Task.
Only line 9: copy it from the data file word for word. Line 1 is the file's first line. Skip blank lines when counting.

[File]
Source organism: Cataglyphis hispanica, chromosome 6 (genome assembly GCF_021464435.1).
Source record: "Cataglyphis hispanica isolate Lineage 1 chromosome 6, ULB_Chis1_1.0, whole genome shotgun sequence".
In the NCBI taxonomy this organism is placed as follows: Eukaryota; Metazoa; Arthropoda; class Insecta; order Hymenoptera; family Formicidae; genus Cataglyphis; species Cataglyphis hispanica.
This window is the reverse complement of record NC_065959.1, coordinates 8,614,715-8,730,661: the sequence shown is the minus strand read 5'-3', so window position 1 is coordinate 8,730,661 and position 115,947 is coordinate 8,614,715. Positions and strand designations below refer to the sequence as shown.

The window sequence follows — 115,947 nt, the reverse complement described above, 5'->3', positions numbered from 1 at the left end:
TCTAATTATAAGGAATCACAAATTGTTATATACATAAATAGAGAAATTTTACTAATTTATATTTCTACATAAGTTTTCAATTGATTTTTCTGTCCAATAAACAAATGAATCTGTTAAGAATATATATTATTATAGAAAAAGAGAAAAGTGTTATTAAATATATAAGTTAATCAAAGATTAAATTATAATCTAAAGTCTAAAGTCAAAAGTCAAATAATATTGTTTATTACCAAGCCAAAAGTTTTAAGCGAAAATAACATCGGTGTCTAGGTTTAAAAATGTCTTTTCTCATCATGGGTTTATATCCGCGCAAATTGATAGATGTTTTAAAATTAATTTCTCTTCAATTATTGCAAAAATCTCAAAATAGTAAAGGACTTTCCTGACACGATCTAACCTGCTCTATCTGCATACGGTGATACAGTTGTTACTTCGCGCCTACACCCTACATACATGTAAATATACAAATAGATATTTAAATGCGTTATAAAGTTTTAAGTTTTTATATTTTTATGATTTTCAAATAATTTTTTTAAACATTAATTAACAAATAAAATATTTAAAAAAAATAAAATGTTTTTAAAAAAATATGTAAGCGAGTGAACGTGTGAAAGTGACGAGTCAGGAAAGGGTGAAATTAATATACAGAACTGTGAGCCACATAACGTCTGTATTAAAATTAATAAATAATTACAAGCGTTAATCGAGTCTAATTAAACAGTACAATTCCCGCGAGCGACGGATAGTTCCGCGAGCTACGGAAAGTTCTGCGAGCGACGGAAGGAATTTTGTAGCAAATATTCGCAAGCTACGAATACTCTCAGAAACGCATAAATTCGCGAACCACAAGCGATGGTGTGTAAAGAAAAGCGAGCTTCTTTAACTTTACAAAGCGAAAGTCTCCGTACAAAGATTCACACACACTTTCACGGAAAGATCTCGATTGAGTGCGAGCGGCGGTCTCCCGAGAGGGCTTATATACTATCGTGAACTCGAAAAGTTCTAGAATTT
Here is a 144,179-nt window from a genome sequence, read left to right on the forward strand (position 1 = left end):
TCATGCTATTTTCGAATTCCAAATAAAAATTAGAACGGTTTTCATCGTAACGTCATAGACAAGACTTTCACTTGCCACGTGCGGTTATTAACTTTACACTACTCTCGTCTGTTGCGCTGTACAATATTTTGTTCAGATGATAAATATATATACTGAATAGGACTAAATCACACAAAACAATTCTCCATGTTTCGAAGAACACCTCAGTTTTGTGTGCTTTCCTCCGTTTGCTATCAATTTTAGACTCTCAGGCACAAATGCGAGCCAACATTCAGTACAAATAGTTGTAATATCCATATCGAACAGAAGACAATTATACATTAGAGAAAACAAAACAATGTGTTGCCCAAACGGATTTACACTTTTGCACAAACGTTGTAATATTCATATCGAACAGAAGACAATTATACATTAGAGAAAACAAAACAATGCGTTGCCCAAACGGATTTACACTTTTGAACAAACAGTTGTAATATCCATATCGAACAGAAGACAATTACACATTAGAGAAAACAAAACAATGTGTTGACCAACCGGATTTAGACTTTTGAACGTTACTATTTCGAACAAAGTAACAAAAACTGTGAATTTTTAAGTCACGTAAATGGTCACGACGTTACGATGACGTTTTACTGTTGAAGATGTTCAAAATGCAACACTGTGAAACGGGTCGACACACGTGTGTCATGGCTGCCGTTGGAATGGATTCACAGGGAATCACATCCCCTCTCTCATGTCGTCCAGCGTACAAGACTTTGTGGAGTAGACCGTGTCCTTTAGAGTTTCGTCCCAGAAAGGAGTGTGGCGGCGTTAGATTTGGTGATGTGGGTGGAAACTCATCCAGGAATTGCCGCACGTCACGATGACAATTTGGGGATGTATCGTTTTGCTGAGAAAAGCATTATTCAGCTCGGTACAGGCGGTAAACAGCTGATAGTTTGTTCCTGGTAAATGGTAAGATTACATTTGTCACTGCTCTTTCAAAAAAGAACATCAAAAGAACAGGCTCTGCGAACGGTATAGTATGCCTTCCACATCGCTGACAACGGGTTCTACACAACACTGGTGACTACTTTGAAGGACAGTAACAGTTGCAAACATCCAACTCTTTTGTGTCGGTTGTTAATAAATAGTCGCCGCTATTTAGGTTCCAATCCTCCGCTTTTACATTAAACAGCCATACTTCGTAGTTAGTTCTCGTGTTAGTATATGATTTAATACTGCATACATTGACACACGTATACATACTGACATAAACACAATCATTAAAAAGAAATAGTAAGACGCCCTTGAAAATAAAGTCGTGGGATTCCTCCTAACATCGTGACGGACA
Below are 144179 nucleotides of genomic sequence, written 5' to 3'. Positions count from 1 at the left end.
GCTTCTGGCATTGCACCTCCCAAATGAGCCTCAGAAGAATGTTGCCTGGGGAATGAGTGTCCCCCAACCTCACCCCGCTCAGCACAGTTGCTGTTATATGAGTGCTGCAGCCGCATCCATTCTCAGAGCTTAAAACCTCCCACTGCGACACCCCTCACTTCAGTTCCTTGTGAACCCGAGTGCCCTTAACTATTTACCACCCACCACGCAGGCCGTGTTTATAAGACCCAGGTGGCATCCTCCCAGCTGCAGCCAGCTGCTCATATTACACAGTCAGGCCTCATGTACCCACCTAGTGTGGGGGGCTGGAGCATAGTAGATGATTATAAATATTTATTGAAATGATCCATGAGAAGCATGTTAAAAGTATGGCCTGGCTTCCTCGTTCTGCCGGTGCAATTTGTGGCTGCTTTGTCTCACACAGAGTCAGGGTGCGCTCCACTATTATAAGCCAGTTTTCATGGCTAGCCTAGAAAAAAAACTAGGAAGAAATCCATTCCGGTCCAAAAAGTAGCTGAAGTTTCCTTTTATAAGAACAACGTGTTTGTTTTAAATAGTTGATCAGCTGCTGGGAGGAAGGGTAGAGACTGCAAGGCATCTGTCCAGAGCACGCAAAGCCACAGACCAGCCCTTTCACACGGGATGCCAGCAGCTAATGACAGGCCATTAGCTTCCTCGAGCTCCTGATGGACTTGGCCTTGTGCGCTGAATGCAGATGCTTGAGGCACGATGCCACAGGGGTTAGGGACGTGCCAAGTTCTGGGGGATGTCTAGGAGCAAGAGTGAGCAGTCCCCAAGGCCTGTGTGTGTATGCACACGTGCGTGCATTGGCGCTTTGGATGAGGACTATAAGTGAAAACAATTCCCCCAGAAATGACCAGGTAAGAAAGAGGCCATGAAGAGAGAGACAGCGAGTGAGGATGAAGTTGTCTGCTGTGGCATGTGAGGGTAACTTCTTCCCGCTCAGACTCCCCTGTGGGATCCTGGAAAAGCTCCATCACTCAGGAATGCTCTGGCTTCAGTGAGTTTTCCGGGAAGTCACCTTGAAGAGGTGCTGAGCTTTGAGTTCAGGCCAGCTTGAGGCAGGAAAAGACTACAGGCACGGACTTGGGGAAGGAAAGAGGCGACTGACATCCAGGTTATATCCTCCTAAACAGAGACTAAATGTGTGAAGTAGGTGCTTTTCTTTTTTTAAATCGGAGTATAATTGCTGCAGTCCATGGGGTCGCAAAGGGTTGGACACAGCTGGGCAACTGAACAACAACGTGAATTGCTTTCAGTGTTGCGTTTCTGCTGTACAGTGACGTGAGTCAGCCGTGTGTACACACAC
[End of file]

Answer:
Below are 144179 nucleotides of genomic sequence, written 5' to 3'. Positions count from 1 at the left end.